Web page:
Traditional and industrial lacquerware Traditional and industrial lacquerware

URUSHIisTools to make life more rich

Tools to make life more rich
Lacquerware is a traditional Japanese craft. One of the major types, Echizen lacquerware, has been an essential part of our lives for 1500 years, taking the form of bowls and traditional multi-tiered boxes called jubako. Urushi is durable, resistant to deterioration, and has antibacterial properties. Taking advantage of these characteristics, urushi is used today not only for tableware but also for a variety of other things.

As an excellent coating material, urushi continues to be used as a tool to enrich people's lives in the past and today.

URUSHIisDivision of labor in lacquerware production

Division of labor in lacquerware production
In the Kawada area, where Echizen lacquerware is produced, manufacturing is based on a system of division of labor. Traditional lacquerware is manufactured with the following steps: making the wood base, applying the urushi, and then decoration. Each process is handled by different craftsmen. There are only a few workshops that can handle all of the production processes.

In addition, there are different techniques required for making round objects such as bowls, which are made by woodturning, and square objects such as stacked wooden boxes, which are made by combining wooden parts. It is also different for making traditional or industrial lacquerware. Because of this diversification, each craftsman has their own individual speciality.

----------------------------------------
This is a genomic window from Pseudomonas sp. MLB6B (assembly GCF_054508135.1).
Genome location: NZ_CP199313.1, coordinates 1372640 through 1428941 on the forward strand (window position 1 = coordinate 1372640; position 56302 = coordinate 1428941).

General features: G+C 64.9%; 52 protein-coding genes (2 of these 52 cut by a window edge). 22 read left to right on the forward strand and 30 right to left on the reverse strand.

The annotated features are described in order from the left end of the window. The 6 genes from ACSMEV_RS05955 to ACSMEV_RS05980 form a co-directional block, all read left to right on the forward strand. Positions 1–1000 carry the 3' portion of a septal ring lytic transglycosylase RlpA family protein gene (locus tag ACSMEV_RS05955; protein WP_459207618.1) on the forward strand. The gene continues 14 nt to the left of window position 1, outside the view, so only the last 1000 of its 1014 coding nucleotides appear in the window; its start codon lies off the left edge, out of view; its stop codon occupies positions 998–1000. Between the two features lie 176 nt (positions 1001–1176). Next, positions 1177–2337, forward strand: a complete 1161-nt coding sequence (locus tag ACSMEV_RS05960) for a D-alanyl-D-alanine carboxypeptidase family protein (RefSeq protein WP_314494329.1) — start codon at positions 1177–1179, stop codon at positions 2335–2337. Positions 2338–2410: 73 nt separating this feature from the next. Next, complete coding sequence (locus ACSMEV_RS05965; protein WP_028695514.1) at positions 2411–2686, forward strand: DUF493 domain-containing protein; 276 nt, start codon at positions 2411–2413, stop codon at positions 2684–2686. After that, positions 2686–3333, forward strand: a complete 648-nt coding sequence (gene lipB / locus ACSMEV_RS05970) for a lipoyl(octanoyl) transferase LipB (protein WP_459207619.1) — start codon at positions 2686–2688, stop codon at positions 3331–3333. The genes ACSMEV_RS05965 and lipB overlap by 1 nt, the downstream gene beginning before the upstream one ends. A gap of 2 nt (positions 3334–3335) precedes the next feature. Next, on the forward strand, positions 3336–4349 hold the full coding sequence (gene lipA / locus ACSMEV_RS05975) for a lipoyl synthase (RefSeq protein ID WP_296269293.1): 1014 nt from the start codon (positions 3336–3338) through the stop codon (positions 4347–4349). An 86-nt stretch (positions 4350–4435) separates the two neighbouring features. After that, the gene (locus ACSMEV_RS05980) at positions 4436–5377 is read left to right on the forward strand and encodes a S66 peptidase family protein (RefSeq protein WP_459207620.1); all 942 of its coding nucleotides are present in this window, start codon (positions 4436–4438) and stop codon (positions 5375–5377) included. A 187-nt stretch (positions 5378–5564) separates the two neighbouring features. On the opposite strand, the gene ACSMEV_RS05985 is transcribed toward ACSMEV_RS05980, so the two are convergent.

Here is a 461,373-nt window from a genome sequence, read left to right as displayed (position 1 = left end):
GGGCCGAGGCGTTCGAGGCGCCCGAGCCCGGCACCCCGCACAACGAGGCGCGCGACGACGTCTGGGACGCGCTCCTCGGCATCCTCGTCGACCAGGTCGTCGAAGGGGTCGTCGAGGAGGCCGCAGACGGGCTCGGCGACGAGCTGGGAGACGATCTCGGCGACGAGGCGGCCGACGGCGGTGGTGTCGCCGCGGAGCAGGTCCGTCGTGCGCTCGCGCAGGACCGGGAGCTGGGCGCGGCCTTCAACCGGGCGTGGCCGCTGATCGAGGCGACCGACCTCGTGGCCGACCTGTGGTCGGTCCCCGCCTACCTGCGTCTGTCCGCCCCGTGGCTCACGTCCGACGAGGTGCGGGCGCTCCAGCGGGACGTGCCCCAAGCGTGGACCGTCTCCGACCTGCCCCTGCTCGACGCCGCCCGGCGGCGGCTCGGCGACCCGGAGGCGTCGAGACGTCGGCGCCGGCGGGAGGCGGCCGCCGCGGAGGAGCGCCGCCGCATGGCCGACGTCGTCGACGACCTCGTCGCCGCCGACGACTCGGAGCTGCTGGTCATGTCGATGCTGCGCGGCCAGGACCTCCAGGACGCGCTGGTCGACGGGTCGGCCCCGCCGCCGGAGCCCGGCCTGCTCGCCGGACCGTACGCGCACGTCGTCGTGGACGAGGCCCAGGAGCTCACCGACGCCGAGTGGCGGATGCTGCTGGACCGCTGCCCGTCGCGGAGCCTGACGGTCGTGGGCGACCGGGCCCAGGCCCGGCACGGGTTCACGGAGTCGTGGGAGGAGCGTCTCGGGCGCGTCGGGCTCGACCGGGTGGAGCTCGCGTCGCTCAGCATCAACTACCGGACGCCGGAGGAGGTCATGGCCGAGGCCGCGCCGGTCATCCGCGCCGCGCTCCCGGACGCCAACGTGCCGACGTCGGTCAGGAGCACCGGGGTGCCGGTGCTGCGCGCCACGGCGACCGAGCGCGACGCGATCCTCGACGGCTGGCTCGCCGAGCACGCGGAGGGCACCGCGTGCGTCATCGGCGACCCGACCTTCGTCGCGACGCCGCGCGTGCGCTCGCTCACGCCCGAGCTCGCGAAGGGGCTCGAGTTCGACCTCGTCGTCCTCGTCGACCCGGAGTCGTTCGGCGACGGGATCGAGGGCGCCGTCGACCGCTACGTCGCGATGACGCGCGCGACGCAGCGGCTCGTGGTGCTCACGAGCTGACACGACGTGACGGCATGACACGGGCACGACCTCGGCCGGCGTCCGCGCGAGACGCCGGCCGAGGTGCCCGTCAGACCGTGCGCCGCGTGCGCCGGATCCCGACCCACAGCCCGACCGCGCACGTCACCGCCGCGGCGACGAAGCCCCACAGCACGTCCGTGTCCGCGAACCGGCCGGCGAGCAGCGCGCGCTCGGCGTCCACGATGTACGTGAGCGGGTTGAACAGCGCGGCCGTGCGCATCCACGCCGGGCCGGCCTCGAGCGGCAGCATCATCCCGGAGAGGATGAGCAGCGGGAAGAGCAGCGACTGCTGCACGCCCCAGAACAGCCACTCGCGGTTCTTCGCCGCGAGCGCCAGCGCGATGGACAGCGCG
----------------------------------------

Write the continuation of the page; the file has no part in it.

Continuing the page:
URUSHIisTradition and innovation in lacquerware

Tradition and innovation in lacquerware
Traditionally, Echizen lacquerware is made by coating wood with lacquer – a craft that dates back to over 1500 years. In addition to the traditional kind, nowadays, the region also produces industrial lacquerware, which is made by applying urethane paint to synthetic resins for mass production. Both of these products are important to the production area.

Echizen lacquerware does not just stick to old customs, but continues to incorporate new and innovative techniques. In this place where tradition and innovation come together, there are many craftsmen who continue to push new boundaries for the craft.

URUSHIisPaint it on anything

Paint it on anything
Urushi is a vital part of Japanese culture. It is used for tableware such as bowls and stacked boxes, for desks and chairs, as well as in the pillars and floors of buildings, Buddhist statues, and works of art. In fact, urushi has been used in a wide variety of applications since ancient times for its durability and antibacterial properties – ranging from the restoration of temples and shrines, to being found in car interiors, or industrial and medical products.

Taking it one step further by combining it with chemical points, it has become possible to apply urushi to any material – truly evolving in accordance with the changing times.

URUSHIisRepair and Maintenance

Repair and Maintenance
Lacquerware can be repainted and repaired over and over again, making it something that can be used for a long time. If the coating becomes thin or starts to peel off, repainting fresh coats will make it look new again. It is also possible to repair cracks and chips by filling it with lacquer and gold dust – a technique called kintsugi that allows the lacquerware to take on an altogether new and unique look.